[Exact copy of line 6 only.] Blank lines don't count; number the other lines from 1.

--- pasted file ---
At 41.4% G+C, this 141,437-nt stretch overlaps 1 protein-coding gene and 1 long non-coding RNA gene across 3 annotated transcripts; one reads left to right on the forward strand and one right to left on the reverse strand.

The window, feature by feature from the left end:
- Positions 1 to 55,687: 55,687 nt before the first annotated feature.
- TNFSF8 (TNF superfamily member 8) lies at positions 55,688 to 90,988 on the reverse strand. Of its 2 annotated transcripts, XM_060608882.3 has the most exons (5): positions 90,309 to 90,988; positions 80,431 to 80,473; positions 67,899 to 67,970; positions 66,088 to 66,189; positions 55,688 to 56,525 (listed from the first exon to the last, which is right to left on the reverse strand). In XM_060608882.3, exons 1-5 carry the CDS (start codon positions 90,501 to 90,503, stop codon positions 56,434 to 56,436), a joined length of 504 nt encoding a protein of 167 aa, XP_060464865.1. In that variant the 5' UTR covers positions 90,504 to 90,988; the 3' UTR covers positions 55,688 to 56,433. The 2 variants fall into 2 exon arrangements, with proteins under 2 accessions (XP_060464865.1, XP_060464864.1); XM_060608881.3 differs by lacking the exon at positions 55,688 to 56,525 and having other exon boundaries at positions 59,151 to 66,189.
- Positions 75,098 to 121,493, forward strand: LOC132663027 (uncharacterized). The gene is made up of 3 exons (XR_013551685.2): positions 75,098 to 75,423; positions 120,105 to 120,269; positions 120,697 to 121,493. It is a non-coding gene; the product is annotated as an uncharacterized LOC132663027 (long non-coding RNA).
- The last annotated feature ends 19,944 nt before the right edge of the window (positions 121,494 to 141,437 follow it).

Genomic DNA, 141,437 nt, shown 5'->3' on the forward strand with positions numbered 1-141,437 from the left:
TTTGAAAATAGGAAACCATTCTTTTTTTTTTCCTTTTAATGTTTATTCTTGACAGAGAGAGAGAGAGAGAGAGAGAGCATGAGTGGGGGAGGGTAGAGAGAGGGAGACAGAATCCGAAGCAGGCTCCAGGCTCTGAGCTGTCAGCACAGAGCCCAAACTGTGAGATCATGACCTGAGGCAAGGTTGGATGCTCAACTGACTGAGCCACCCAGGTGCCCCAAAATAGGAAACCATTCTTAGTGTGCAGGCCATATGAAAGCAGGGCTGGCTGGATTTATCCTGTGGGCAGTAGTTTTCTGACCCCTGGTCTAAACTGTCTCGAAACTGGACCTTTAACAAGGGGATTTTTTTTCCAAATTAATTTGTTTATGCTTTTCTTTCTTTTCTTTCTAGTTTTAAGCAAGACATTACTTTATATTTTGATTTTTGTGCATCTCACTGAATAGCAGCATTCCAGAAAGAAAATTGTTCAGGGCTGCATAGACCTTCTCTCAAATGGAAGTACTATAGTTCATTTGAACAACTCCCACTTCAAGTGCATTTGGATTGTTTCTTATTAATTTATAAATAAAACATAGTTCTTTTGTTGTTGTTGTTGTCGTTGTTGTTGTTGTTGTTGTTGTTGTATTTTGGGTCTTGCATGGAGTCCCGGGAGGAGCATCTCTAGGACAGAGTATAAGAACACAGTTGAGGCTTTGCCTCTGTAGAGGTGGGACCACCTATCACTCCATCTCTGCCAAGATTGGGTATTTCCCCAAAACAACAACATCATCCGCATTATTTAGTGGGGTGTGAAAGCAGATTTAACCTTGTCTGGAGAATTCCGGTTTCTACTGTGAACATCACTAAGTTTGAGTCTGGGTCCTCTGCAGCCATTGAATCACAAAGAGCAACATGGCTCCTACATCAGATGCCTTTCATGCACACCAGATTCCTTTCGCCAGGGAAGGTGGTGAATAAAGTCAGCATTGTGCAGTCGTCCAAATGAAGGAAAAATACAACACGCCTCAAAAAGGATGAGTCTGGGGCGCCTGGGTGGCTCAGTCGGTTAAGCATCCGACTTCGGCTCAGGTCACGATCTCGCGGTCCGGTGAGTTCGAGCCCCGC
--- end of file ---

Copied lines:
- The last annotated feature ends 19,944 nt before the right edge of the window (positions 121,494 to 141,437 follow it).